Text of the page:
Cortical circuits often receive multiple inputs from upstream populations with non-overlapping stimulus tuning preferences. Both the feedforward and recurrent architectures of the receiving cortical layer will reflect this diverse input tuning. We study how population-wide neuronal variability propagates through a hierarchical cortical network receiving multiple, independent, tuned inputs. We present new analysis of in vivo neural data from the primate visual system showing that the number of latent variables (dimension) needed to describe population shared variability is smaller in V4 populations compared to those of its downstream visual area PFC.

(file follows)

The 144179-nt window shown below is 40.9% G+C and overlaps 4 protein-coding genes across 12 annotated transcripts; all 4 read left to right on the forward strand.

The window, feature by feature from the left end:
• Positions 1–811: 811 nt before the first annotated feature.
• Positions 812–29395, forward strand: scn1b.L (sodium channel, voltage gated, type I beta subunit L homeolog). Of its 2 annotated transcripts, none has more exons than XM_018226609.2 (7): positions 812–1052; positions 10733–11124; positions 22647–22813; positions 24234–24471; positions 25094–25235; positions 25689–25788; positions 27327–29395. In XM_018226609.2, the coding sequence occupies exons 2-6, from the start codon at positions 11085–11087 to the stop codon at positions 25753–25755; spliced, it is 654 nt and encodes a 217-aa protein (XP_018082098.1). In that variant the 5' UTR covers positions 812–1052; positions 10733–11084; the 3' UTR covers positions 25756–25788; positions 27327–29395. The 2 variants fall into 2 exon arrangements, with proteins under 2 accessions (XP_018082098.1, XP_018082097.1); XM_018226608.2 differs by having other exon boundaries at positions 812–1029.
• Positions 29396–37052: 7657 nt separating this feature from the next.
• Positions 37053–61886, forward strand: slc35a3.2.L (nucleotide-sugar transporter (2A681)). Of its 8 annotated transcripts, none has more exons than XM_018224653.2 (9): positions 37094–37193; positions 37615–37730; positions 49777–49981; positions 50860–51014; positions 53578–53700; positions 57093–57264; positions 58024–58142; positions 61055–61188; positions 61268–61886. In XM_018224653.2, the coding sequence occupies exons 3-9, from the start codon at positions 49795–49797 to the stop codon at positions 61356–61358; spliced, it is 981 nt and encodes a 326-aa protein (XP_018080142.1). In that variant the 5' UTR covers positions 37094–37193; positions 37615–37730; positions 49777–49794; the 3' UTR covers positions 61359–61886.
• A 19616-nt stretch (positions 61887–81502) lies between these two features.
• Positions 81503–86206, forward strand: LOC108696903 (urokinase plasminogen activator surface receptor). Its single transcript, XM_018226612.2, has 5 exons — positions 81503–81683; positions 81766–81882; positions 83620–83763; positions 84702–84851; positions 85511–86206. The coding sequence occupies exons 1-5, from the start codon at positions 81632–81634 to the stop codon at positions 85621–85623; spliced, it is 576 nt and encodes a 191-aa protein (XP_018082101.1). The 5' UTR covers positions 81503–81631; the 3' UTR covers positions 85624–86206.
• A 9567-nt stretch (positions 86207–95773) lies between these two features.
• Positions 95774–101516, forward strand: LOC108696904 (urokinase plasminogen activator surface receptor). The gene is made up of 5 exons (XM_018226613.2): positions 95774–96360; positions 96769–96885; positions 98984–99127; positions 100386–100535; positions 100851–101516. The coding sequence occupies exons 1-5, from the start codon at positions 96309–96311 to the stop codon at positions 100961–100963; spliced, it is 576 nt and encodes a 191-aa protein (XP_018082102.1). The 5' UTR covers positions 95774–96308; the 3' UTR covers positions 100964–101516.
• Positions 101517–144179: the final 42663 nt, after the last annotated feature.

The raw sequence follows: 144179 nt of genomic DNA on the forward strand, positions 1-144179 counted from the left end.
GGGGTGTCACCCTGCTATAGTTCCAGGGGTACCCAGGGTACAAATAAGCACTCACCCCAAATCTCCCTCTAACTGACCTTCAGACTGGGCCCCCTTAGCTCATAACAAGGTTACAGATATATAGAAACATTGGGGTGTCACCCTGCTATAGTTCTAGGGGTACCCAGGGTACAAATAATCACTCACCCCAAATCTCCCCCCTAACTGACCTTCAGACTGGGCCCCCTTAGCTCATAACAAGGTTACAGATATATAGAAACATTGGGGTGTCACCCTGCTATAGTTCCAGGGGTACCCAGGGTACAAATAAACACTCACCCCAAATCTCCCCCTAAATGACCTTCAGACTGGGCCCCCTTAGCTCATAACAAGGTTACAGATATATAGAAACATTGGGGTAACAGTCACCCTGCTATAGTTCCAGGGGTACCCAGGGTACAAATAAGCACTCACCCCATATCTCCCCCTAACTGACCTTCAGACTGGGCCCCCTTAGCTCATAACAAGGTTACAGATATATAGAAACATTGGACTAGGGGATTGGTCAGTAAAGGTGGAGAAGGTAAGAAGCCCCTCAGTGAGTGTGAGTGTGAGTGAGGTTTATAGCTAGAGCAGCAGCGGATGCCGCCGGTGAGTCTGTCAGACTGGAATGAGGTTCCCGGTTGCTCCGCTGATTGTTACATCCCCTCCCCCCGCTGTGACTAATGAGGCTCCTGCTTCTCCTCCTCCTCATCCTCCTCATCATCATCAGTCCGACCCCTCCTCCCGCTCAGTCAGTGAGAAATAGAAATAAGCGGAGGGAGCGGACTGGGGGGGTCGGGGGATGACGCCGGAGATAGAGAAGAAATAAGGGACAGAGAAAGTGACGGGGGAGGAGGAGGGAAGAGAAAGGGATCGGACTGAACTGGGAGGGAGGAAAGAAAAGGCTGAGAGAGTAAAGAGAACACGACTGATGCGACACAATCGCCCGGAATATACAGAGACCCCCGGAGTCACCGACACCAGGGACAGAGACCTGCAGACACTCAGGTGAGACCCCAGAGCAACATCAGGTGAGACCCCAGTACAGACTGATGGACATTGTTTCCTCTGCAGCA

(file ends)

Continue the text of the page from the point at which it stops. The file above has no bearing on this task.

We successfully reproduce this dimensionality expansion from our V4 to PFC neural data using a multi-layer spiking network with structured, feedforward projections and clustered recurrent connectivity consisting of multiple, tuned neuron populations. Tuning-structured connectivity generates attractor dynamics within the recurrent PFC current, where attractor competition is reflected as high dimensional shared variabilty across the population. Restricting the dimensionality analysis to activity from one attractor state recovers the low-dimensional structure inherited from each of our tuned inputs. Our model thus introduces a framework where high-dimensional cortical variability is understood as “time-sharing” between distinct low-dimensional, tuning-specific circuit dynamics.